Melbourne biotech incubator to drive transformative medical discoveries

This article featured in Illuminate Newsletter Autumn ‘22
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An incubator for Australian biotech start-ups, to translate promising medical research into outcomes for patients, is coming soon to Melbourne’s Biomedical Precinct.

WEHI, global biotech leader CSL and the University of Melbourne are joining forces to create an incubator and commercial wet lab space to help grow early-stage biotech companies. Scheduled to open in 2023, the incubator will accommodate up to 40 companies from across Australia.

The incubator will be located at CSL’s new global corporate headquarters currently under construction in the Melbourne Biomedical Precinct in Parkville.

The $95 million project is backed by financial and in-kind support from WEHI, the University of Melbourne and CSL, plus a contribution from Breakthrough Victoria – an independent investment management company administering the Victorian Government’s landmark $2 billion Breakthrough Victoria Fund.

Raising the biotech bar

Start-ups that are ‘incubated’ have a much higher five-year survival rate and accelerated growth trajectory compared with standalone entities. The new incubator will be open to applications from small biotech companies who have engaged in early research and are seeking to take their discoveries to the next stage of development.

In addition to affordable, state-of-the-art wet lab facilities, equipment, and office space, the incubator will provide a range of services including commercialisation education programs, facilitated access to investors, industry mentoring and access to service providers.

WEHI director Professor Doug Hilton AO said the challenges facing research scientists when they spinout a company or biomedical start-up included skill-gaps in translating their research into commercial products.

Incubators reduce barriers for start-ups by providing an affordable one-stop-shop offering technical support and sophisticated technology platforms, which can be expensive and cost-prohibitive to small companies.

“This will raise the calibre and quantity of translational outputs from the Melbourne Biomedical Precinct,” he said.

A nurturing ecosystem

The incubator will advance the Victorian biomedical ecosystem and boost Australia’s commercialisation outputs. Best-inclass incubators integrate into an effective external ecosystem, like the Melbourne Biomedical Precinct, which is as critical to success as the infrastructure and services it will provide.

University of Melbourne Deputy Vice-Chancellor (Research) Professor Jim McCluskey said the incubator would provide a strong innovative environment to nurture biotech start-ups, attracting more local and international investors, talent and companies into research collaborations.

“Universities are critical to meeting the major social, economic, environmental and medical challenges impacting on our communities. The creation of this biotech incubator builds on more than a century of collaboration between CSL, WEHI and the University of Melbourne, strategically supported by state government investment in translation of medical research, driving economic prosperity and impact for Victoria.”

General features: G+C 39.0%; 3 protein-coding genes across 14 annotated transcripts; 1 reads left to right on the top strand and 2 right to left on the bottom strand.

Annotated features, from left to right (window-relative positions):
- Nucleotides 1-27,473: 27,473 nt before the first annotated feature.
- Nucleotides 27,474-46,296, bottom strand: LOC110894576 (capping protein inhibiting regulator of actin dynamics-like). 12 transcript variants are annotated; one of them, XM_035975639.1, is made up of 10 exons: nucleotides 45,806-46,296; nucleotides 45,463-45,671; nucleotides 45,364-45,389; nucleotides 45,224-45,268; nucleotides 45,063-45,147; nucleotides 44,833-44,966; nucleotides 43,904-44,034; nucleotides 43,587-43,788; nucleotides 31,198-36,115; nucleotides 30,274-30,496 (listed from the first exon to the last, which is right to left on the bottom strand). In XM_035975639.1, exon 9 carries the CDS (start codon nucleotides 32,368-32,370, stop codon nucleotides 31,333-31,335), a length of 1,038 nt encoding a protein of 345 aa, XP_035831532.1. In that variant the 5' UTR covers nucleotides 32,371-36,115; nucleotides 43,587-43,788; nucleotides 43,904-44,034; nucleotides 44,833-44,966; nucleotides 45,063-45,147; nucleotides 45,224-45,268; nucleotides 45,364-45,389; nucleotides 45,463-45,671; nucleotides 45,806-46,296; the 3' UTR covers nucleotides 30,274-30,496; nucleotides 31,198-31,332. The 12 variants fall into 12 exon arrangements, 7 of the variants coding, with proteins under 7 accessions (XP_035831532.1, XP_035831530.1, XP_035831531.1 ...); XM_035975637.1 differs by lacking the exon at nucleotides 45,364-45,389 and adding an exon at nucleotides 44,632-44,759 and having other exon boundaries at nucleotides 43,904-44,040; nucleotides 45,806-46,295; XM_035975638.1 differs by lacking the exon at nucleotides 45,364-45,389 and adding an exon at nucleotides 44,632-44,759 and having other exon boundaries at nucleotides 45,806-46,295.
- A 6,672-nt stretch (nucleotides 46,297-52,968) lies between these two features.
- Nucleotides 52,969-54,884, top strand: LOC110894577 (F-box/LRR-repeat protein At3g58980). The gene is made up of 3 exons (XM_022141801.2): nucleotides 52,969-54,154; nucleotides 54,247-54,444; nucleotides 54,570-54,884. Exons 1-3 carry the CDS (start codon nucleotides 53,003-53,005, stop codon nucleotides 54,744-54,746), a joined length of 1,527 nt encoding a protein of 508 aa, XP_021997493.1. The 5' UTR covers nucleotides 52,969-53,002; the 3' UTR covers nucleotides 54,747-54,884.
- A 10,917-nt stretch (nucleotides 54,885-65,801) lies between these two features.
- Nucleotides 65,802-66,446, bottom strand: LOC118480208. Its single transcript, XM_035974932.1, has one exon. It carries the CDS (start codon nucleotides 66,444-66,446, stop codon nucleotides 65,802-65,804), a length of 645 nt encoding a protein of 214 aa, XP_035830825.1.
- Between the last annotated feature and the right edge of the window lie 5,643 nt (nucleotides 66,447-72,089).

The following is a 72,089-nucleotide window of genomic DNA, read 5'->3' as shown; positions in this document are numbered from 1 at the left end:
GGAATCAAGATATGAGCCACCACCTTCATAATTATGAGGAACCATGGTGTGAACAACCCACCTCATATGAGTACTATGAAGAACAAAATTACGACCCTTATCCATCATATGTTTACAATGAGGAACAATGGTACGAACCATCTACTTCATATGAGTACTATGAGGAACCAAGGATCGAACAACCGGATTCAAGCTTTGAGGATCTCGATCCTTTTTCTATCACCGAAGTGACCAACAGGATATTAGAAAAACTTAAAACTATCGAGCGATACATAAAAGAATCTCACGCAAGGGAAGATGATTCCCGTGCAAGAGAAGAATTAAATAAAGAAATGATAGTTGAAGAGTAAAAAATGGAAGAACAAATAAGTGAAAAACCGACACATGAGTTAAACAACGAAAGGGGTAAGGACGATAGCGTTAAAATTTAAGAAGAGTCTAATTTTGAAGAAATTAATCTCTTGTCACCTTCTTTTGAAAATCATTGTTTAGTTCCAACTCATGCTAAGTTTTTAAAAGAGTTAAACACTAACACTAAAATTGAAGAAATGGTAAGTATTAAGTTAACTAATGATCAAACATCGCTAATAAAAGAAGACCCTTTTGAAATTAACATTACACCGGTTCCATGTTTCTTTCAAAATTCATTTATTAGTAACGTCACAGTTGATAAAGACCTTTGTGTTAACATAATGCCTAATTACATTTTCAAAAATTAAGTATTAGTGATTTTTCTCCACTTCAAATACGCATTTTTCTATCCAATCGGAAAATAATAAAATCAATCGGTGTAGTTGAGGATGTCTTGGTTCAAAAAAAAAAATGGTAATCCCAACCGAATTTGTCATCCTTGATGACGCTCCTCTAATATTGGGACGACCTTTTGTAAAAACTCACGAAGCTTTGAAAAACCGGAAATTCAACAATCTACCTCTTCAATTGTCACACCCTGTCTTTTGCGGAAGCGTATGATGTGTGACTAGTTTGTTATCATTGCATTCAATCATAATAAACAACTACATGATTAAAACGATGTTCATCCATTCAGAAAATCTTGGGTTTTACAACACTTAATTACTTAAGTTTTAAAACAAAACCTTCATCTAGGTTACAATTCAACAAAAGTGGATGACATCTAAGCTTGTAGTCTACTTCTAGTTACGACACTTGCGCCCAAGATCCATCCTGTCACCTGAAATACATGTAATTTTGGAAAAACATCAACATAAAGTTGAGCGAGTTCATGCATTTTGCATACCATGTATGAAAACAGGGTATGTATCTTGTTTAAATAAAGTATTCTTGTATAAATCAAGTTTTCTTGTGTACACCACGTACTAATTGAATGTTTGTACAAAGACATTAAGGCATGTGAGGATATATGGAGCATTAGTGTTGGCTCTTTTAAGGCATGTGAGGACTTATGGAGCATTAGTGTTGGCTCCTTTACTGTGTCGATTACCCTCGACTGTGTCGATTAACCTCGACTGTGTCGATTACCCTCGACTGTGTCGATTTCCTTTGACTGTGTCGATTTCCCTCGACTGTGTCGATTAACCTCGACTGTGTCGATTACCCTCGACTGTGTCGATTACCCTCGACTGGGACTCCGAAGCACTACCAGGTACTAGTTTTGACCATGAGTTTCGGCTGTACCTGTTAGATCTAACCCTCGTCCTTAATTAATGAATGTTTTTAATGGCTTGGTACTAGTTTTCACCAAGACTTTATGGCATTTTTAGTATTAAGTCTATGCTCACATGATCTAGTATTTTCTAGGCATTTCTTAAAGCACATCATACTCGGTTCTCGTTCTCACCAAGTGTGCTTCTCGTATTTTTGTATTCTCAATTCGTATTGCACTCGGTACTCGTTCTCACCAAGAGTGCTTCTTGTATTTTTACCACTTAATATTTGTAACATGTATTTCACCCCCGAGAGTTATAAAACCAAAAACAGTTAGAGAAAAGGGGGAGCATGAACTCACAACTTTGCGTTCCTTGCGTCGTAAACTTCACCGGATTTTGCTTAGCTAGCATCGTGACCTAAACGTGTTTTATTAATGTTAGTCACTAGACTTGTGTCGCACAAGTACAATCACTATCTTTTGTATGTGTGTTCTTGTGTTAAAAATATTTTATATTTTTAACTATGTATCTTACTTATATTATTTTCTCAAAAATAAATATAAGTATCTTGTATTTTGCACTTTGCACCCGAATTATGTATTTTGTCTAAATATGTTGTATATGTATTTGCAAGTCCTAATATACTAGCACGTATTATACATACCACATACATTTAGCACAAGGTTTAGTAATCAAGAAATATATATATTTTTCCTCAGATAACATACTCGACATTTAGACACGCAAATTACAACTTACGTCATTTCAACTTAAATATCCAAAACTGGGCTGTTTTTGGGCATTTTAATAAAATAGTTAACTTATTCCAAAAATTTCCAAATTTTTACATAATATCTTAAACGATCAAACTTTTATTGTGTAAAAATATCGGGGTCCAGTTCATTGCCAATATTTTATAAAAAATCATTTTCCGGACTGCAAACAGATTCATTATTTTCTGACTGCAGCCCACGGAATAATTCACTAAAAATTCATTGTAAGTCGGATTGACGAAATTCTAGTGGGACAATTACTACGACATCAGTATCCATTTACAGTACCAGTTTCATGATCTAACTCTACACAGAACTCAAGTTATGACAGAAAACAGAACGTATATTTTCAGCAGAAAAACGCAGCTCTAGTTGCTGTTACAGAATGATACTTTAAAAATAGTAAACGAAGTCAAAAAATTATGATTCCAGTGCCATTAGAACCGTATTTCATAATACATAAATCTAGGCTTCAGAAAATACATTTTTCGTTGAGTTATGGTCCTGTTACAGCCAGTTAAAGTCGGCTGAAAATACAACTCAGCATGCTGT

Enhancing connectivity

This will be the first incubator in Australia co-located with a leading biotechnology company. CSL CEO Paul Perreault said incubator residents would benefit from CSL’s onshore translational research and development (R&D) expertise and capacity as they collaborate with employees at its state-of-the-art R&D hub, providing opportunities for cross-pollination, learning and the sharing of ideas.

“As one of the world’s leading biotechnology companies, CSL is driven by our promise as a patientfocused organisation, so this partnership clearly aligns with our values and purpose. We are well positioned to support incubator residents, whose experience often lies purely within the lab, to better understand commercial aspects of medicines development that may be foreign or new to them,” he said.

Dr Andrew Nash, CSL’s Chief Scientific Officer, said a thriving biomedical precinct would benefit us all.

“Formalising a place to nurture promising start-ups is a natural extension of our long-term support of, and collaboration with, many like-minded partners. We hope to see significant long-term health, social and R&D benefits from this initiative, including greater retention and upskilling of domestic research and development capabilities and an increase in commercial acumen of precinct researchers.”

Breakthrough Victoria CEO Grant Dooley said this was Breakthrough Victoria’s inaugural investment.

“This project aims to provide a sustainable asset for decades by providing a catalyst to progress ideas to commercial outcomes,” he said.

Start-ups interested inapplying for residence in the incubator are encouraged to email incubator@csl.com.au

First published on 01 March 2022
This article featured in Illuminate Newsletter Autumn ‘22
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